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Continental’s Harold Hamm Plans to Fight Saudi/Russia “Dumping”

Back in the day, your humble editor, Jim Willis, worked first an intern and later as a paid staffer in the Ronald Reagan White House. Very cool experience for a hick kid from Upstate New York. After a stint at the White House, Jim stayed in D.C. and went to work on Capitol Hill, working for Congresswoman Helen Bentley (Republican from Maryland). One of Bentley’s favorite issues was to fight against the dumping of machine tools by foreign companies on the American market. Companies in other counties would sell machine tools here more cheaply than it cost them to make, using backdoor funding from their governments to make up the difference. Eventually, our machine tool companies couldn’t compete and would go out of business, leaving the market wide open to foreign competitors, at which time they would jack their prices up.
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NatGas Trader Predicts Max Upside is $2.20/Mcf Foreseeable Future

The price of natural gas in various locations, including the NYMEX futures price, has been inching up over the past few days. Yesterday the NYMEX price closed down slightly, at $1.88/Mcf. But that’s better than the $1.60 territory where it’s been bumping around. The price is inching up because of the Saudi-Russian oil price war. Most traders figure there will be less shale oil drilling in the U.S., and because of it, less associated natural gas production from places like the Permian (and Bakken). Which in turn means less supply, driving up prices for natgas. How long will prices go up? And, how high will the price go? We spotted one trader’s take on where he believes prices are heading.
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Vultures Circle: Which Shale Companies Will Survive Price Crash?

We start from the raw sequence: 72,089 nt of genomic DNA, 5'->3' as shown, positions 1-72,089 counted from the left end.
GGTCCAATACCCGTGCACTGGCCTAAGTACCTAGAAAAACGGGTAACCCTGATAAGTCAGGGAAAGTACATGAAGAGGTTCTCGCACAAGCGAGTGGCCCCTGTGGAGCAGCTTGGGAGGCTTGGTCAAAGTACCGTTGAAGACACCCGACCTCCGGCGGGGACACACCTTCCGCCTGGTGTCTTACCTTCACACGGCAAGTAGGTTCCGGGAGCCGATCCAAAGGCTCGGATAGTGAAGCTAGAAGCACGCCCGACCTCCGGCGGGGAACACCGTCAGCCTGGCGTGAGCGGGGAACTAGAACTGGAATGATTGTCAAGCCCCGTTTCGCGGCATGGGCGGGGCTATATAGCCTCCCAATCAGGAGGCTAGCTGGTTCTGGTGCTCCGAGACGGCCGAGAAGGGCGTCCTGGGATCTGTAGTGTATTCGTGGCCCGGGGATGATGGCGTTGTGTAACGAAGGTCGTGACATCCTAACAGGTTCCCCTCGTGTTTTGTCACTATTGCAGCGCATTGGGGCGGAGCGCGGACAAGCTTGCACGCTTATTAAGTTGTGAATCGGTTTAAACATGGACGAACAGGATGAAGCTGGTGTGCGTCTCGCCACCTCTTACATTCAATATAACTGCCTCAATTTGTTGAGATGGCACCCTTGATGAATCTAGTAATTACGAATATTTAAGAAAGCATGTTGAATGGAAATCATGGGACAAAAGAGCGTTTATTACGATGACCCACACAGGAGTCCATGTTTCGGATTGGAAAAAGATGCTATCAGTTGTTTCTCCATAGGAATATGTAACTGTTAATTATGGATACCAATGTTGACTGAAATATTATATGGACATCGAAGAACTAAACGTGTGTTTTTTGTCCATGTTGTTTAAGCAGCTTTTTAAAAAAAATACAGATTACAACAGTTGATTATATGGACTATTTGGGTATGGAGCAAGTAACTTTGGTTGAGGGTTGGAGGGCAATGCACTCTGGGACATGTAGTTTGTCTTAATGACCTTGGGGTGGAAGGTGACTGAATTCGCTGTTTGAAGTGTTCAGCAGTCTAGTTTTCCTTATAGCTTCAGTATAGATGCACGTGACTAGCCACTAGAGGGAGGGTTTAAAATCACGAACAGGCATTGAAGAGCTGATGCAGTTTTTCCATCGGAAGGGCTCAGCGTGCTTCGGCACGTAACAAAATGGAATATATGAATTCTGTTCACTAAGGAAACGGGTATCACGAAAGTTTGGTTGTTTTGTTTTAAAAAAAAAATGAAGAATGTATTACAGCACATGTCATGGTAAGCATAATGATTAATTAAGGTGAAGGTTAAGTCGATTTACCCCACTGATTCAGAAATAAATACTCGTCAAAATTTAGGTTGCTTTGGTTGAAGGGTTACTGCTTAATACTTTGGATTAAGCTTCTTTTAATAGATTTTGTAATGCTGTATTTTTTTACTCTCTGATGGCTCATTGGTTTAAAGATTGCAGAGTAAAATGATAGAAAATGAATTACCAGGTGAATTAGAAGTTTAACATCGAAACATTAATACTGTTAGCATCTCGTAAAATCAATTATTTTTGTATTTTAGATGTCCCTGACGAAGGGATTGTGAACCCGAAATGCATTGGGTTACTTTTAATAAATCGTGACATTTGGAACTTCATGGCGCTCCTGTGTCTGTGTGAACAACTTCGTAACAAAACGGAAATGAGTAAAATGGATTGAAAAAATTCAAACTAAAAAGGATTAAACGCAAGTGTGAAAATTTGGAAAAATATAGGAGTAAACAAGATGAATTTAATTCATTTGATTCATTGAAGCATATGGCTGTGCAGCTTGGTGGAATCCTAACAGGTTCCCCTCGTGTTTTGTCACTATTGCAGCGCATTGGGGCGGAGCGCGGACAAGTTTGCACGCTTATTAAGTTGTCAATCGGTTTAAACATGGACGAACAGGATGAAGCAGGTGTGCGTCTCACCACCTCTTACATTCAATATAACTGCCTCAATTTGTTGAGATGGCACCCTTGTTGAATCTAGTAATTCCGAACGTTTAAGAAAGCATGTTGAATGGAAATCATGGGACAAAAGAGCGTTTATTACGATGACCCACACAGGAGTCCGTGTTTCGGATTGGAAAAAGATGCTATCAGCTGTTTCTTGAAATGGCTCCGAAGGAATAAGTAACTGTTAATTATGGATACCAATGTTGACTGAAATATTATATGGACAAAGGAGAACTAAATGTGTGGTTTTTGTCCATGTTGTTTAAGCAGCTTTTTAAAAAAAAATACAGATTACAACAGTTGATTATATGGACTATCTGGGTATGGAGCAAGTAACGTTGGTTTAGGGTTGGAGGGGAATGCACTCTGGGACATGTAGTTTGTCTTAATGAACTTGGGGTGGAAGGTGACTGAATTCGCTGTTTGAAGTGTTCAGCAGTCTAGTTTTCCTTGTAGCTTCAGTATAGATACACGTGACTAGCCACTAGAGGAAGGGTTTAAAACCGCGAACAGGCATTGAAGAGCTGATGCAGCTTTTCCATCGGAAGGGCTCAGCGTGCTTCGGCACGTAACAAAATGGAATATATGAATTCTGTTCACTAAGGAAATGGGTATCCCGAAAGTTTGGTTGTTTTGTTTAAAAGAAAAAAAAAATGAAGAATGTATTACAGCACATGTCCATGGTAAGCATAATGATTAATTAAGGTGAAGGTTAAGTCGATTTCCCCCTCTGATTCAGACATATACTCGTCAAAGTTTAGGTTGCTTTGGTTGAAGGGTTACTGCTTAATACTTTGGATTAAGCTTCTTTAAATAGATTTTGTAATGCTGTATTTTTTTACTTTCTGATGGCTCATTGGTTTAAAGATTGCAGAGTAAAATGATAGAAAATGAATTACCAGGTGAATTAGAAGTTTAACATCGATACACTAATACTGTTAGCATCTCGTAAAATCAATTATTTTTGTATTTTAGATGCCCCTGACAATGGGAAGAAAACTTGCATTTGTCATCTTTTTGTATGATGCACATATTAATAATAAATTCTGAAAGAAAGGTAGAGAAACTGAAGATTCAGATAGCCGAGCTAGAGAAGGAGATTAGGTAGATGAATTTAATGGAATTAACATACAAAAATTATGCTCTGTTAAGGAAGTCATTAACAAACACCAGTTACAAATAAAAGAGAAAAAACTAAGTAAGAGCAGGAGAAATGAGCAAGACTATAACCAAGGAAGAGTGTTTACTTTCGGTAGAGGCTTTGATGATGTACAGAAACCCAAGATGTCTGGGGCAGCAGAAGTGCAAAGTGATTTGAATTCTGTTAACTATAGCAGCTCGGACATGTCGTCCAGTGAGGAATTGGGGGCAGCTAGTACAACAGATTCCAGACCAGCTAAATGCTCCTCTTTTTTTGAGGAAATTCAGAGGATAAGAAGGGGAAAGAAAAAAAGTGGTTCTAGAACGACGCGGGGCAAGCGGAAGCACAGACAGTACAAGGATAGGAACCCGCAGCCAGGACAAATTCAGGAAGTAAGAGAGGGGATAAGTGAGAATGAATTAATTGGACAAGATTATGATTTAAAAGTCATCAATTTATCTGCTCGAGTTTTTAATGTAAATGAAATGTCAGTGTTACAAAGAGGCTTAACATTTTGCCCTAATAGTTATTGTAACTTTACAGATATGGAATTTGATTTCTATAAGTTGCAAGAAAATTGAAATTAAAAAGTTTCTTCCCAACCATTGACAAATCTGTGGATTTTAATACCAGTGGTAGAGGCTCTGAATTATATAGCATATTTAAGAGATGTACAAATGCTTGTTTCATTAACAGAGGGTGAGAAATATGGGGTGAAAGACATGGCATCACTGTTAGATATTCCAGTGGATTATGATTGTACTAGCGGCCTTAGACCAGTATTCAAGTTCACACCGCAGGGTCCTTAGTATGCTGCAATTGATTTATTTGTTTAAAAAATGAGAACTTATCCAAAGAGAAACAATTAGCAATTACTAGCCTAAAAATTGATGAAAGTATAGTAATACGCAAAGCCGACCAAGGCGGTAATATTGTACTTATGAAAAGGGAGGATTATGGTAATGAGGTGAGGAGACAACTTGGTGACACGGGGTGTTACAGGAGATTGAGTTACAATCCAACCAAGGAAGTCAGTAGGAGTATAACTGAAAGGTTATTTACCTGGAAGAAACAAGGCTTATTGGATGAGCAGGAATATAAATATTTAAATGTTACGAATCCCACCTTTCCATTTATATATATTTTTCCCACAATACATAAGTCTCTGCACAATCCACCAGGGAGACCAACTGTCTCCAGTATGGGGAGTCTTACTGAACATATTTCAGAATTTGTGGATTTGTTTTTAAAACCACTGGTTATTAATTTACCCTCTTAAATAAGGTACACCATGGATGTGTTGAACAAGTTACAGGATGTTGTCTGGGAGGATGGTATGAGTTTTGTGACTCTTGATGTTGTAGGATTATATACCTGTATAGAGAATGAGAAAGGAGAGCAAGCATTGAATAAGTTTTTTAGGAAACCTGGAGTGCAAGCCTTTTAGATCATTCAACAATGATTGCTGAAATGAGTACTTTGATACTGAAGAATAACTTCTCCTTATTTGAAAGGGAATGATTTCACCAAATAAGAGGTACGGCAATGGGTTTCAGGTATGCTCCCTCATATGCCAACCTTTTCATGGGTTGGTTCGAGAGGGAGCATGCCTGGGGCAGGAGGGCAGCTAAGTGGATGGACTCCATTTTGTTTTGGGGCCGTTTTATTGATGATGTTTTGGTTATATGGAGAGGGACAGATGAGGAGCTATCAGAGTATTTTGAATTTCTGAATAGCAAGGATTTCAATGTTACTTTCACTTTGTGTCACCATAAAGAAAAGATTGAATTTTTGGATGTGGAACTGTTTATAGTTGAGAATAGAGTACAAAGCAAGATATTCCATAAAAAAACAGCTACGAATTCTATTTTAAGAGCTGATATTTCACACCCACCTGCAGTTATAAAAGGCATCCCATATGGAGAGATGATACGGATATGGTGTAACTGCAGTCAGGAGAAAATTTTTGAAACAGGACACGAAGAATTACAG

We’re already beginning to see articles (complete with company names) speculating on which shale drillers will weather the current oil price war between Saudi Arabia and Russia, and which will go under in the next 12 months. It’s like vultures are circling. There’s little doubt some shale companies will not make it. The question becomes, who buys those that go under? We certainly hope it’s not a foreign entity from Russia or Saudi Arabia. That would be insult added to injury.
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IHS Markit Energy Analysis: Oil Markets, Industry Brace for Crash

We continue our coverage of the historic (in a bad way) oil price war started by Russia against American shale drillers, now complicated by Saudi Arabia as they have turned the spigot wide open to pump as much oil as they can, resulting in a price crash for oil. From time to time we’ve featured comments and reports issued by IHS Markit, a global analytics company that tracks data in the oil and gas industry. Yesterday we received IHS Markit’s “key conclusions” from the latest assessment of oil markets. It’s called, “Oil Markets and Industry Brace for Crash as Supply Floodgates Open.” We think it’s about the best summation of what has happened (so far), and what’s likely to happen in the near- and medium-term.
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Oil Price War: Saudis Target Russia, Flood Market, Prices Collapse

Something truly historic happened yesterday. And there is a tie-in to the Marcellus/Utica (which we’ll get to, stick with us). At its core, what happened yesterday is pretty simple to grasp, although most media stories you read either miss it or bury it. Last Friday Russia told OPEC it would no longer participate in coordinating production cuts with Saudi Arabia and the other OPEC countries in an effort to boost the price of oil (see Russia’s Vladimir Putin Declares War on American Shale Oil). Russia’s goal is to bury American shale oil producers.
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OOGA 73rd Annual Mtg: More Downsizing Ahead